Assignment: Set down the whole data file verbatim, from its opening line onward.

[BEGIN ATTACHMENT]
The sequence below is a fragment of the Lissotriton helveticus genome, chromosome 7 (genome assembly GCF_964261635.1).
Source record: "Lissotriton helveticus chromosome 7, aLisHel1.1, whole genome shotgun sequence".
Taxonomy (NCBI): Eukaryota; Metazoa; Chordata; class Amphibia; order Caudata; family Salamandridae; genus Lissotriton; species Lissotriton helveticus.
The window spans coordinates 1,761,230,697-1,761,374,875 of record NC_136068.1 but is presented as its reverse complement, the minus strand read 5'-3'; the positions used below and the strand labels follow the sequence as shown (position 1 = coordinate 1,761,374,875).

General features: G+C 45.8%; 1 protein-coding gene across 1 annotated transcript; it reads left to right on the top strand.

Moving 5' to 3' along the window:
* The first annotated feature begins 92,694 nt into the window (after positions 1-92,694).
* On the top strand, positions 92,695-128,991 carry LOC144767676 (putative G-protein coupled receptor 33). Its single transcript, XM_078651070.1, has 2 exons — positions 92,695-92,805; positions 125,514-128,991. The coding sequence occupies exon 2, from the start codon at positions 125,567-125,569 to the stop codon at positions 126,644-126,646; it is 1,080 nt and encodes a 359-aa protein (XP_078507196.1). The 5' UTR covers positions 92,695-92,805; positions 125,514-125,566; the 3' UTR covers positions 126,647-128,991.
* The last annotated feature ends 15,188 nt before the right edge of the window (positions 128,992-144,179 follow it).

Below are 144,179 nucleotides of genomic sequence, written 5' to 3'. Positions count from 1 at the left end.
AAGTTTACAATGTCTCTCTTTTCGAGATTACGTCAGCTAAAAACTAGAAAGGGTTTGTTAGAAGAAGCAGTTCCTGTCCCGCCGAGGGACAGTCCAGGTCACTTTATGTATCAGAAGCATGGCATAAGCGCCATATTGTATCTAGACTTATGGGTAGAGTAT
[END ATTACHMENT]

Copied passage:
The sequence below is a fragment of the Lissotriton helveticus genome, chromosome 7 (genome assembly GCF_964261635.1).
Source record: "Lissotriton helveticus chromosome 7, aLisHel1.1, whole genome shotgun sequence".
Taxonomy (NCBI): Eukaryota; Metazoa; Chordata; class Amphibia; order Caudata; family Salamandridae; genus Lissotriton; species Lissotriton helveticus.
The window spans coordinates 1,761,230,697-1,761,374,875 of record NC_136068.1 but is presented as its reverse complement, the minus strand read 5'-3'; the positions used below and the strand labels follow the sequence as shown (position 1 = coordinate 1,761,374,875).

General features: G+C 45.8%; 1 protein-coding gene across 1 annotated transcript; it reads left to right on the top strand.

Moving 5' to 3' along the window:
* The first annotated feature begins 92,694 nt into the window (after positions 1-92,694).
* On the top strand, positions 92,695-128,991 carry LOC144767676 (putative G-protein coupled receptor 33). Its single transcript, XM_078651070.1, has 2 exons — positions 92,695-92,805; positions 125,514-128,991. The coding sequence occupies exon 2, from the start codon at positions 125,567-125,569 to the stop codon at positions 126,644-126,646; it is 1,080 nt and encodes a 359-aa protein (XP_078507196.1). The 5' UTR covers positions 92,695-92,805; positions 125,514-125,566; the 3' UTR covers positions 126,647-128,991.
* The last annotated feature ends 15,188 nt before the right edge of the window (positions 128,992-144,179 follow it).

Below are 144,179 nucleotides of genomic sequence, written 5' to 3'. Positions count from 1 at the left end.
AAGTTTACAATGTCTCTCTTTTCGAGATTACGTCAGCTAAAAACTAGAAAGGGTTTGTTAGAAGAAGCAGTTCCTGTCCCGCCGAGGGACAGTCCAGGTCACTTTATGTATCAGAAGCATGGCATAAGCGCCATATTGTATCTAGACTTATGGGTAGAGTAT